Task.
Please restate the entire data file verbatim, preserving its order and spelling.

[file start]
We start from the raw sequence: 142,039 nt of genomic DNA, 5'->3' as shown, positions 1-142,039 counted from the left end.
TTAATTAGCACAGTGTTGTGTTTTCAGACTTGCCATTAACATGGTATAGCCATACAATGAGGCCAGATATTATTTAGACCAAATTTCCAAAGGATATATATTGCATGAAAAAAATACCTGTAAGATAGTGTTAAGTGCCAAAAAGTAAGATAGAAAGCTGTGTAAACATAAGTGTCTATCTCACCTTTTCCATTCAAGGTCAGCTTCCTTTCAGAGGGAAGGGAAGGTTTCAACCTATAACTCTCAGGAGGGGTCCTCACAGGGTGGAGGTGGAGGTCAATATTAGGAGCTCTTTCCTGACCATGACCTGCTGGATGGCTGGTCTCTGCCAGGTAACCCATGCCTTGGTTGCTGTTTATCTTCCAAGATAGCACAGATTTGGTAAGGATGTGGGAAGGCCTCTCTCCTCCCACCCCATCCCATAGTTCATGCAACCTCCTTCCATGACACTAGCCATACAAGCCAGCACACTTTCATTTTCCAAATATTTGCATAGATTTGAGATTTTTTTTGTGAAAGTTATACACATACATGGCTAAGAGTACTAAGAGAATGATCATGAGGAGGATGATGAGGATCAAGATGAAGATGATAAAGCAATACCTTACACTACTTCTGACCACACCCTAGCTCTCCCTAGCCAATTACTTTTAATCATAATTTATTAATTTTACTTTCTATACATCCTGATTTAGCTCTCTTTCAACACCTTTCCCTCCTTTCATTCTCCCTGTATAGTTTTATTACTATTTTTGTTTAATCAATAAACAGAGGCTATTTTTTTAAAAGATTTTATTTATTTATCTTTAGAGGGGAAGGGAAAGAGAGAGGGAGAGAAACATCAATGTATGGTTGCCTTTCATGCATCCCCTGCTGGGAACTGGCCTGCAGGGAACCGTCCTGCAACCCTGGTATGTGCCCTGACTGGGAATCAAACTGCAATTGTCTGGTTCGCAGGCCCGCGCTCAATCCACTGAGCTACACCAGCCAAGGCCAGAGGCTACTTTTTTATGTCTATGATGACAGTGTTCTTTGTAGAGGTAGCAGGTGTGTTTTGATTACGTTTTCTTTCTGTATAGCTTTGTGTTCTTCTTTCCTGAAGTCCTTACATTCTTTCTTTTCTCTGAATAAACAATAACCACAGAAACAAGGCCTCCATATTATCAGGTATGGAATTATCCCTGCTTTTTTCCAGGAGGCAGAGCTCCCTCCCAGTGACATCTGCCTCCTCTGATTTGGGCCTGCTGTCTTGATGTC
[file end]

We start from the raw sequence: 142,039 nt of genomic DNA, 5'->3' as shown, positions 1-142,039 counted from the left end.
TTAATTAGCACAGTGTTGTGTTTTCAGACTTGCCATTAACATGGTATAGCCATACAATGAGGCCAGATATTATTTAGACCAAATTTCCAAAGGATATATATTGCATGAAAAAAATACCTGTAAGATAGTGTTAAGTGCCAAAAAGTAAGATAGAAAGCTGTGTAAACATAAGTGTCTATCTCACCTTTTCCATTCAAGGTCAGCTTCCTTTCAGAGGGAAGGGAAGGTTTCAACCTATAACTCTCAGGAGGGGTCCTCACAGGGTGGAGGTGGAGGTCAATATTAGGAGCTCTTTCCTGACCATGACCTGCTGGATGGCTGGTCTCTGCCAGGTAACCCATGCCTTGGTTGCTGTTTATCTTCCAAGATAGCACAGATTTGGTAAGGATGTGGGAAGGCCTCTCTCCTCCCACCCCATCCCATAGTTCATGCAACCTCCTTCCATGACACTAGCCATACAAGCCAGCACACTTTCATTTTCCAAATATTTGCATAGATTTGAGATTTTTTTTGTGAAAGTTATACACATACATGGCTAAGAGTACTAAGAGAATGATCATGAGGAGGATGATGAGGATCAAGATGAAGATGATAAAGCAATACCTTACACTACTTCTGACCACACCCTAGCTCTCCCTAGCCAATTACTTTTAATCATAATTTATTAATTTTACTTTCTATACATCCTGATTTAGCTCTCTTTCAACACCTTTCCCTCCTTTCATTCTCCCTGTATAGTTTTATTACTATTTTTGTTTAATCAATAAACAGAGGCTATTTTTTTAAAAGATTTTATTTATTTATCTTTAGAGGGGAAGGGAAAGAGAGAGGGAGAGAAACATCAATGTATGGTTGCCTTTCATGCATCCCCTGCTGGGAACTGGCCTGCAGGGAACCGTCCTGCAACCCTGGTATGTGCCCTGACTGGGAATCAAACTGCAATTGTCTGGTTCGCAGGCCCGCGCTCAATCCACTGAGCTACACCAGCCAAGGCCAGAGGCTACTTTTTTATGTCTATGATGACAGTGTTCTTTGTAGAGGTAGCAGGTGTGTTTTGATTACGTTTTCTTTCTGTATAGCTTTGTGTTCTTCTTTCCTGAAGTCCTTACATTCTTTCTTTTCTCTGAATAAACAATAACCACAGAAACAAGGCCTCCATATTATCAGGTATGGAATTATCCCTGCTTTTTTCCAGGAGGCAGAGCTCCCTCCCAGTGACATCTGCCTCCTCTGATTTGGGCCTGCTGTCTTGATGTC